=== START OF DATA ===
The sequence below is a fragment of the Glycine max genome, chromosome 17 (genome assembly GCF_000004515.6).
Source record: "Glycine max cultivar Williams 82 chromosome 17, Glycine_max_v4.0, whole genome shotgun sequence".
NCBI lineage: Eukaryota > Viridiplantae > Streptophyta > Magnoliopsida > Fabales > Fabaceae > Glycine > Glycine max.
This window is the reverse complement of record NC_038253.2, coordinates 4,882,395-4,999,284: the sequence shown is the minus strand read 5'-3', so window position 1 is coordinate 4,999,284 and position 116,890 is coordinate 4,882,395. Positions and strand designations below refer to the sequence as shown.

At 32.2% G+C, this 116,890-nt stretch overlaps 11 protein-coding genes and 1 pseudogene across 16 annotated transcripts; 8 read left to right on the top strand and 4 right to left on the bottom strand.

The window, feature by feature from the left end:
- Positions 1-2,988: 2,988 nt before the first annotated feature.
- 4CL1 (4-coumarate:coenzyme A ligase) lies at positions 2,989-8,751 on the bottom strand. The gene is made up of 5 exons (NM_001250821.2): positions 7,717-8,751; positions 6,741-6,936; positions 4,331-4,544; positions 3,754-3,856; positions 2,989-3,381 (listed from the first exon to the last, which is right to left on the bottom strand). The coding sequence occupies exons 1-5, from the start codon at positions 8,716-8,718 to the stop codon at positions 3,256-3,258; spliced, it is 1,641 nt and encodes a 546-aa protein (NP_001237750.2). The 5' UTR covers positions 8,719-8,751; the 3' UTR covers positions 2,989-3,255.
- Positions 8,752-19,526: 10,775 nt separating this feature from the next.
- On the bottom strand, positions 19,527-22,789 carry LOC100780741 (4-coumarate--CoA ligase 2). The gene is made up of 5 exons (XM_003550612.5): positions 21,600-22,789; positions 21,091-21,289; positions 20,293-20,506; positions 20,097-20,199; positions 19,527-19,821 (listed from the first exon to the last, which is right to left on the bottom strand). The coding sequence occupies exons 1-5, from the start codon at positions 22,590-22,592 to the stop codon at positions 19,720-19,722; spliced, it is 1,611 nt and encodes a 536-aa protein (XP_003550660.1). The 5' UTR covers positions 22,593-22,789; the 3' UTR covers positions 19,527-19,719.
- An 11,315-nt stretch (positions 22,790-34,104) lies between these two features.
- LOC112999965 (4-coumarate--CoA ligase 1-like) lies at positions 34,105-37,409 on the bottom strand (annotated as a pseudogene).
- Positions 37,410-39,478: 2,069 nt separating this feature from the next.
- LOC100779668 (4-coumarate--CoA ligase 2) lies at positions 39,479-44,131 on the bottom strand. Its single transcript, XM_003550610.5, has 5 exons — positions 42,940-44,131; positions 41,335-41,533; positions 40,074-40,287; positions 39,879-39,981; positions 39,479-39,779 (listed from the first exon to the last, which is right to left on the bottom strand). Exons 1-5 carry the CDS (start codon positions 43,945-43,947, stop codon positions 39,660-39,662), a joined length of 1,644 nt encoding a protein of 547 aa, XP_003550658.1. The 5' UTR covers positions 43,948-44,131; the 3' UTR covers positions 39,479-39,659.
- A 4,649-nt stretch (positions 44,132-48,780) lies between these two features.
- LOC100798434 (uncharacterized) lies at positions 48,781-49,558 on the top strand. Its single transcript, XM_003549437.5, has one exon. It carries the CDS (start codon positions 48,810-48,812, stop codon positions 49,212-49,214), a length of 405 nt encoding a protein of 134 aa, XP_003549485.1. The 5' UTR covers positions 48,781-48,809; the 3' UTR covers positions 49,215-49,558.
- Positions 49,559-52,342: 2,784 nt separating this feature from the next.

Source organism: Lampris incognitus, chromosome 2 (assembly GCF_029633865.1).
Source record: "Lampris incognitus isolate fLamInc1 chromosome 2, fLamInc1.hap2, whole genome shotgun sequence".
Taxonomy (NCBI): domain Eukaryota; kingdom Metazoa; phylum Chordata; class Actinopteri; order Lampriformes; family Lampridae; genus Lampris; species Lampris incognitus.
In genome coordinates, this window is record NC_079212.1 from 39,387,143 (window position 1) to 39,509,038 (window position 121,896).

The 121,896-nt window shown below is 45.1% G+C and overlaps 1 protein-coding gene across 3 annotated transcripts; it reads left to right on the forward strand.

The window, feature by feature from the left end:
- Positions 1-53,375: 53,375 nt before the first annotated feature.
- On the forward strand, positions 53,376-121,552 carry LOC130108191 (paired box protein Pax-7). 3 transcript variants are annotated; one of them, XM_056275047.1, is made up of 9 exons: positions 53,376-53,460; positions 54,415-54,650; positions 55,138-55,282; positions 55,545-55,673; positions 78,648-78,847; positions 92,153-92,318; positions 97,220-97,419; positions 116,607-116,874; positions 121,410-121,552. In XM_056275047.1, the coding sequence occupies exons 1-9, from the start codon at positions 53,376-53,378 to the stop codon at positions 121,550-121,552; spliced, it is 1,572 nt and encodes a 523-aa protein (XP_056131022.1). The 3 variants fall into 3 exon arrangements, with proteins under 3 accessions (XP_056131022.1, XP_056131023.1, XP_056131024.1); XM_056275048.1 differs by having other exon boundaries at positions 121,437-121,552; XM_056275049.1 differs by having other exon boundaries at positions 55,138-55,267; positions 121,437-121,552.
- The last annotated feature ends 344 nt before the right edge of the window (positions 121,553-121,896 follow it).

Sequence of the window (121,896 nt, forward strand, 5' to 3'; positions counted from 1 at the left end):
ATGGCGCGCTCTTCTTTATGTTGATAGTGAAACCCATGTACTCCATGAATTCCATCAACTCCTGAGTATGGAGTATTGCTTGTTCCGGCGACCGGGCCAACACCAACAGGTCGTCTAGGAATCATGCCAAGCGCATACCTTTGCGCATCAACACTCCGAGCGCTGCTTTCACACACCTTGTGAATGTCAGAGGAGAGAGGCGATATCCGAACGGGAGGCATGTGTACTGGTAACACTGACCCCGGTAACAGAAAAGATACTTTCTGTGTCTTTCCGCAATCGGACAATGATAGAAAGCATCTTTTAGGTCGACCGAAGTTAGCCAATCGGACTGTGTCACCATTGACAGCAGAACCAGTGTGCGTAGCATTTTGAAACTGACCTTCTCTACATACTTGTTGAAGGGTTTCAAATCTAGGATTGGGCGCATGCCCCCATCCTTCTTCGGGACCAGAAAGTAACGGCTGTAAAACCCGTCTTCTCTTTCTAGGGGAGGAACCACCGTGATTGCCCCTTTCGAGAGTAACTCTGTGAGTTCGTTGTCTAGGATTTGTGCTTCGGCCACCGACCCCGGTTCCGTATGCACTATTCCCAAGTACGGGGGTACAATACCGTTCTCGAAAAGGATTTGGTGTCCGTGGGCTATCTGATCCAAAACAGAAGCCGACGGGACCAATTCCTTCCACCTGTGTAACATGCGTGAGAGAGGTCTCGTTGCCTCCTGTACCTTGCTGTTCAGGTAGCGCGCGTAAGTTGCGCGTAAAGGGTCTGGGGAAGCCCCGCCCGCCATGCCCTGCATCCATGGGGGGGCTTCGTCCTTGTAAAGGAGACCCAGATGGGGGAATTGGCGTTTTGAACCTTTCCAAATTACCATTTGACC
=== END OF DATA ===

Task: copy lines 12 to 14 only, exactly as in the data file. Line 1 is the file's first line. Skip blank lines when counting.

- LOC112999965 (4-coumarate--CoA ligase 1-like) lies at positions 34,105-37,409 on the bottom strand (annotated as a pseudogene).
- Positions 37,410-39,478: 2,069 nt separating this feature from the next.
- LOC100779668 (4-coumarate--CoA ligase 2) lies at positions 39,479-44,131 on the bottom strand. Its single transcript, XM_003550610.5, has 5 exons — positions 42,940-44,131; positions 41,335-41,533; positions 40,074-40,287; positions 39,879-39,981; positions 39,479-39,779 (listed from the first exon to the last, which is right to left on the bottom strand). Exons 1-5 carry the CDS (start codon positions 43,945-43,947, stop codon positions 39,660-39,662), a joined length of 1,644 nt encoding a protein of 547 aa, XP_003550658.1. The 5' UTR covers positions 43,948-44,131; the 3' UTR covers positions 39,479-39,659.